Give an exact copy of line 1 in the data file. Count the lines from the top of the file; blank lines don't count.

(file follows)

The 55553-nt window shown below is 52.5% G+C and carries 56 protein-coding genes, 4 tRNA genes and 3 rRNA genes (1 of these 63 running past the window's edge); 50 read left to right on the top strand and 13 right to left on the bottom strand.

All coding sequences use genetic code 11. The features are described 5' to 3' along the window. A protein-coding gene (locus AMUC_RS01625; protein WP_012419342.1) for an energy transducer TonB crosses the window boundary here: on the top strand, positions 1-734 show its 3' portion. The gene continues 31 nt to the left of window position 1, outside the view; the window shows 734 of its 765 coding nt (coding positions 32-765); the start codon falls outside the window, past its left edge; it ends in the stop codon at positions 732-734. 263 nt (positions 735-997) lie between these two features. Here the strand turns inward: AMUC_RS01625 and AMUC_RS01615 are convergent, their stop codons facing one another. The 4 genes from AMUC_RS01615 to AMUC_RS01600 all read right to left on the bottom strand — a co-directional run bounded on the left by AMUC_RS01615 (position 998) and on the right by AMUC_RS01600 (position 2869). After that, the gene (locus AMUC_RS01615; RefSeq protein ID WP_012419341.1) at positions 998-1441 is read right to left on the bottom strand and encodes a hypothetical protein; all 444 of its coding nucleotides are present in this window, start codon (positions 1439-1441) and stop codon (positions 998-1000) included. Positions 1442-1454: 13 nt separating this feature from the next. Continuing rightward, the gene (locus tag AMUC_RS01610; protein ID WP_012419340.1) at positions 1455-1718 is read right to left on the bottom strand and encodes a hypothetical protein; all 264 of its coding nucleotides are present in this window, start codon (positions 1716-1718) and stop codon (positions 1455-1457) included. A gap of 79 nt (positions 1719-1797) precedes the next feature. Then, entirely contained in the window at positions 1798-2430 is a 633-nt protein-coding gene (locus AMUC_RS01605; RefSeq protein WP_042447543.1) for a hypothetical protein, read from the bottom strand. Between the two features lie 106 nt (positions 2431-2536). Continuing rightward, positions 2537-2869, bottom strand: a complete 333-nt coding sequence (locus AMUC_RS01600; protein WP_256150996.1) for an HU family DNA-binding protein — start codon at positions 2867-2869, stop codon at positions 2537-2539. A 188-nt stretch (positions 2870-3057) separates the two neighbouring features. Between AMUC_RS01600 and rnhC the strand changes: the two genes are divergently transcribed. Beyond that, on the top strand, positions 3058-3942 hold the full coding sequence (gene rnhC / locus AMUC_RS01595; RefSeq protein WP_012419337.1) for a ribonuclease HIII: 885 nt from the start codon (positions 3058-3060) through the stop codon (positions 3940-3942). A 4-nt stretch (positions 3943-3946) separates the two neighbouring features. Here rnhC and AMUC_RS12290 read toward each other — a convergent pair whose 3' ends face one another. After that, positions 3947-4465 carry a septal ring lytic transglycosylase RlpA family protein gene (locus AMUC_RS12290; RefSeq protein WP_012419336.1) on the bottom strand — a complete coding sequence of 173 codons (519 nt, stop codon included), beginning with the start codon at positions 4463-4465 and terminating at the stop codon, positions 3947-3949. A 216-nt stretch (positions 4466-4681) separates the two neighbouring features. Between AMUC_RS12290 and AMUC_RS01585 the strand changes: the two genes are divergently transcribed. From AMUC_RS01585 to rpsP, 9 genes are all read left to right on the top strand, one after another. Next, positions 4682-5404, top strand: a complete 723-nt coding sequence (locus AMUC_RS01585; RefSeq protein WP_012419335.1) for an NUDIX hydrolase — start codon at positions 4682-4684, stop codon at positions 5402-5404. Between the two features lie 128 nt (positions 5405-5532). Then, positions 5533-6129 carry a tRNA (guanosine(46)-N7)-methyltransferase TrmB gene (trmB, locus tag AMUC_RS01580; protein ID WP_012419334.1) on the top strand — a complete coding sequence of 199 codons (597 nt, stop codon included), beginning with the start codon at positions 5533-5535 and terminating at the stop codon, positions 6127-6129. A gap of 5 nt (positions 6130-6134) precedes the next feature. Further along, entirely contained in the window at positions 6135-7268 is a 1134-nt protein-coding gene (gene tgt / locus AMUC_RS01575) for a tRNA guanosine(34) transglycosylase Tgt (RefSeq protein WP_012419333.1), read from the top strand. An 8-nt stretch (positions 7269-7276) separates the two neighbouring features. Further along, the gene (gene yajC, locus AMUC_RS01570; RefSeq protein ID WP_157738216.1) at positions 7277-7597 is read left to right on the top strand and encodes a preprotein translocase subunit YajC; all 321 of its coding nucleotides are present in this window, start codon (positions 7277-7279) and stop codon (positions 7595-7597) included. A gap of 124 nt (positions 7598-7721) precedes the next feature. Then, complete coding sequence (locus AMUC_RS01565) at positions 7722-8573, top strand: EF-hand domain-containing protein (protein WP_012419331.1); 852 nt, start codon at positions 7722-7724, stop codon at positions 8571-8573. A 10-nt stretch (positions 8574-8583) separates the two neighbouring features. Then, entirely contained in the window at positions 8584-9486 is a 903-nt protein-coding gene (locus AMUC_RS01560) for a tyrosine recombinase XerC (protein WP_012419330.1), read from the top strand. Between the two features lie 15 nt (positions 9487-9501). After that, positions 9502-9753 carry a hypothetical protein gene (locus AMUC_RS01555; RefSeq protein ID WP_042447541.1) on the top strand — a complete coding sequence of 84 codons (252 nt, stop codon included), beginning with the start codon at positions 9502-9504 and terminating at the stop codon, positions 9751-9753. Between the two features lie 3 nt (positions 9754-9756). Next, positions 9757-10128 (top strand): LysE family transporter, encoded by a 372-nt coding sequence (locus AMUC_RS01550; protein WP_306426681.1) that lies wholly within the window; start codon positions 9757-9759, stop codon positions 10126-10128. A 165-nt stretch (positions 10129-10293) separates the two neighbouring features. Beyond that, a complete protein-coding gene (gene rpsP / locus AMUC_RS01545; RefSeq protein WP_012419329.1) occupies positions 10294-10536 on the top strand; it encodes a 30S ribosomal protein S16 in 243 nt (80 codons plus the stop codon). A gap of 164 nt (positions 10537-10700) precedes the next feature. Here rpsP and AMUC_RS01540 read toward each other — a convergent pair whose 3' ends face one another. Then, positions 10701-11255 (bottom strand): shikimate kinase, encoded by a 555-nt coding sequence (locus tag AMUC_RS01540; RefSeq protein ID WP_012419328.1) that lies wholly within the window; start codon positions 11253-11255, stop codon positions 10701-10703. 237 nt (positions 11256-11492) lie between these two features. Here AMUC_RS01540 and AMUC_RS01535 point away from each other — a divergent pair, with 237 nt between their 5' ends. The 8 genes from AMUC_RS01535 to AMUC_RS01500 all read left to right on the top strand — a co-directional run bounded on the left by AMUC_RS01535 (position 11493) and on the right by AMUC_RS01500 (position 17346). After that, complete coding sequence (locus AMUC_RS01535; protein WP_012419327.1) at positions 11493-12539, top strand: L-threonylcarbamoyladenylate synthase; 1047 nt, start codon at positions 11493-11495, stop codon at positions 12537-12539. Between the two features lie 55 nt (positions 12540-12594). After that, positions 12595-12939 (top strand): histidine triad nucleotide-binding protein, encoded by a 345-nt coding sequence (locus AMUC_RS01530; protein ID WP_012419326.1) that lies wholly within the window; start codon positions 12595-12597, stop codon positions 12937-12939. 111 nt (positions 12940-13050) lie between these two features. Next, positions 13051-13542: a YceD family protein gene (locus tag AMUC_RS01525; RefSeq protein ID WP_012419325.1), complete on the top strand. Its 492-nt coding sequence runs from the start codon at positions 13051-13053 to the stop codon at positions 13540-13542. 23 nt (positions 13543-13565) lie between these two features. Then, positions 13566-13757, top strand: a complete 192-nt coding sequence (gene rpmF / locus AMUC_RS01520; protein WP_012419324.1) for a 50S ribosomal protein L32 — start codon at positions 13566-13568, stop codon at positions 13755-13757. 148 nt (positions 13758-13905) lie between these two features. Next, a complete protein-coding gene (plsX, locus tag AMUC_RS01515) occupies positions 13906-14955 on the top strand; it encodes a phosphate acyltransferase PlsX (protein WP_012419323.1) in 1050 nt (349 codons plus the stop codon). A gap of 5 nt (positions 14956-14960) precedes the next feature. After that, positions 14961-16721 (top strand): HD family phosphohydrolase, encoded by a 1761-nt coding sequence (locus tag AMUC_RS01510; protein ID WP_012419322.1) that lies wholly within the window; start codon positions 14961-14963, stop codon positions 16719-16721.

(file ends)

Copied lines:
The 55553-nt window shown below is 52.5% G+C and carries 56 protein-coding genes, 4 tRNA genes and 3 rRNA genes (1 of these 63 running past the window's edge); 50 read left to right on the top strand and 13 right to left on the bottom strand.